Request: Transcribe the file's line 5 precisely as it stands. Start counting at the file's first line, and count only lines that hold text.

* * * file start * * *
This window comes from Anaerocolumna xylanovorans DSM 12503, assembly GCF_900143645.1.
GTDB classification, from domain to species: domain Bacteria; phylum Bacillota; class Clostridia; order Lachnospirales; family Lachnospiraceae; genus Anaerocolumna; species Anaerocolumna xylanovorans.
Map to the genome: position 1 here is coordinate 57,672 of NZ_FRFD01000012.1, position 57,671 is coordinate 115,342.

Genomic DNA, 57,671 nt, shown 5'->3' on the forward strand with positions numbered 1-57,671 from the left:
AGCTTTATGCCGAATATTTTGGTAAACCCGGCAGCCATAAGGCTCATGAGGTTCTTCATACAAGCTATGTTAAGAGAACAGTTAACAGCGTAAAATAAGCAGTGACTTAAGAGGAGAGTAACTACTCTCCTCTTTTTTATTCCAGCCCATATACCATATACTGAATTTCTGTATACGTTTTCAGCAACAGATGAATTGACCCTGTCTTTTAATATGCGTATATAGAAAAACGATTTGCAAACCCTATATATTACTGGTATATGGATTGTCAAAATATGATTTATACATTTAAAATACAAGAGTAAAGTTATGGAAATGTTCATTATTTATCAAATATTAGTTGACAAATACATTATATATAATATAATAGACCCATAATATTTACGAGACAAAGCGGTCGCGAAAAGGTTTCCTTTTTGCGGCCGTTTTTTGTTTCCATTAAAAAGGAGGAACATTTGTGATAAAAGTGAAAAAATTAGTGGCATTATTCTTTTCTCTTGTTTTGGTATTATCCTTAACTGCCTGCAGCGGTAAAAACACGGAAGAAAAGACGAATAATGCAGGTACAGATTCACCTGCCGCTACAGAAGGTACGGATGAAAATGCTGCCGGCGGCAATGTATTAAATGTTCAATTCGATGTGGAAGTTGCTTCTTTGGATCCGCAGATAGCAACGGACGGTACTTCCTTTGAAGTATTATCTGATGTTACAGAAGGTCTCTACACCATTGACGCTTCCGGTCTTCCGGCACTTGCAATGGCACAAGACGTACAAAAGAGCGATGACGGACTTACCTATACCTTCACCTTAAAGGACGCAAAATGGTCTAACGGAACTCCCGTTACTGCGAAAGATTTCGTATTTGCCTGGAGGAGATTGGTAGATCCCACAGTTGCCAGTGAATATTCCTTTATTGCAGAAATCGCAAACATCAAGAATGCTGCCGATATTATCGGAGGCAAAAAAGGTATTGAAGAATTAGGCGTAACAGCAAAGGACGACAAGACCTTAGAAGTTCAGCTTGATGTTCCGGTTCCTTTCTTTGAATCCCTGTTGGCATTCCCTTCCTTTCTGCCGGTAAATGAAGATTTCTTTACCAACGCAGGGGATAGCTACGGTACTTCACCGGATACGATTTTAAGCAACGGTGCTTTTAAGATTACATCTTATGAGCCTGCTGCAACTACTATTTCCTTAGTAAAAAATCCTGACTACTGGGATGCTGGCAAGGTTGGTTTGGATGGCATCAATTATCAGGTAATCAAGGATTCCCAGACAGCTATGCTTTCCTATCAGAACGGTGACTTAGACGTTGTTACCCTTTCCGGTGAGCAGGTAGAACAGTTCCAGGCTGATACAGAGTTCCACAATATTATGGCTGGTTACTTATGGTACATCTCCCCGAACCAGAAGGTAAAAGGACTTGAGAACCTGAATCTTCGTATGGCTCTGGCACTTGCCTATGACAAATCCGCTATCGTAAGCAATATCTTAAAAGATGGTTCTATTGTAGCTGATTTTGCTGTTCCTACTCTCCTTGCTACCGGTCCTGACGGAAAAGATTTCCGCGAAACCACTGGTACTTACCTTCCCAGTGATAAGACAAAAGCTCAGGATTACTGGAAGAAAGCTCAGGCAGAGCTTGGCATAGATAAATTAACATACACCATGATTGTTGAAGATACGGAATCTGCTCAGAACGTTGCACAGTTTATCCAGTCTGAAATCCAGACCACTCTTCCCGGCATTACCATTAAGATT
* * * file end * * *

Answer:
AGCTTTATGCCGAATATTTTGGTAAACCCGGCAGCCATAAGGCTCATGAGGTTCTTCATACAAGCTATGTTAAGAGAACAGTTAACAGCGTAAAATAAGCAGTGACTTAAGAGGAGAGTAACTACTCTCCTCTTTTTTATTCCAGCCCATATACCATATACTGAATTTCTGTATACGTTTTCAGCAACAGATGAATTGACCCTGTCTTTTAATATGCGTATATAGAAAAACGATTTGCAAACCCTATATATTACTGGTATATGGATTGTCAAAATATGATTTATACATTTAAAATACAAGAGTAAAGTTATGGAAATGTTCATTATTTATCAAATATTAGTTGACAAATACATTATATATAATATAATAGACCCATAATATTTACGAGACAAAGCGGTCGCGAAAAGGTTTCCTTTTTGCGGCCGTTTTTTGTTTCCATTAAAAAGGAGGAACATTTGTGATAAAAGTGAAAAAATTAGTGGCATTATTCTTTTCTCTTGTTTTGGTATTATCCTTAACTGCCTGCAGCGGTAAAAACACGGAAGAAAAGACGAATAATGCAGGTACAGATTCACCTGCCGCTACAGAAGGTACGGATGAAAATGCTGCCGGCGGCAATGTATTAAATGTTCAATTCGATGTGGAAGTTGCTTCTTTGGATCCGCAGATAGCAACGGACGGTACTTCCTTTGAAGTATTATCTGATGTTACAGAAGGTCTCTACACCATTGACGCTTCCGGTCTTCCGGCACTTGCAATGGCACAAGACGTACAAAAGAGCGATGACGGACTTACCTATACCTTCACCTTAAAGGACGCAAAATGGTCTAACGGAACTCCCGTTACTGCGAAAGATTTCGTATTTGCCTGGAGGAGATTGGTAGATCCCACAGTTGCCAGTGAATATTCCTTTATTGCAGAAATCGCAAACATCAAGAATGCTGCCGATATTATCGGAGGCAAAAAAGGTATTGAAGAATTAGGCGTAACAGCAAAGGACGACAAGACCTTAGAAGTTCAGCTTGATGTTCCGGTTCCTTTCTTTGAATCCCTGTTGGCATTCCCTTCCTTTCTGCCGGTAAATGAAGATTTCTTTACCAACGCAGGGGATAGCTACGGTACTTCACCGGATACGATTTTAAGCAACGGTGCTTTTAAGATTACATCTTATGAGCCTGCTGCAACTACTATTTCCTTAGTAAAAAATCCTGACTACTGGGATGCTGGCAAGGTTGGTTTGGATGGCATCAATTATCAGGTAATCAAGGATTCCCAGACAGCTATGCTTTCCTATCAGAACGGTGACTTAGACGTTGTTACCCTTTCCGGTGAGCAGGTAGAACAGTTCCAGGCTGATACAGAGTTCCACAATATTATGGCTGGTTACTTATGGTACATCTCCCCGAACCAGAAGGTAAAAGGACTTGAGAACCTGAATCTTCGTATGGCTCTGGCACTTGCCTATGACAAATCCGCTATCGTAAGCAATATCTTAAAAGATGGTTCTATTGTAGCTGATTTTGCTGTTCCTACTCTCCTTGCTACCGGTCCTGACGGAAAAGATTTCCGCGAAACCACTGGTACTTACCTTCCCAGTGATAAGACAAAAGCTCAGGATTACTGGAAGAAAGCTCAGGCAGAGCTTGGCATAGATAAATTAACATACACCATGATTGTTGAAGATACGGAATCTGCTCAGAACGTTGCACAGTTTATCCAGTCTGAAATCCAGACCACTCTTCCCGGCATTACCATTAAGATT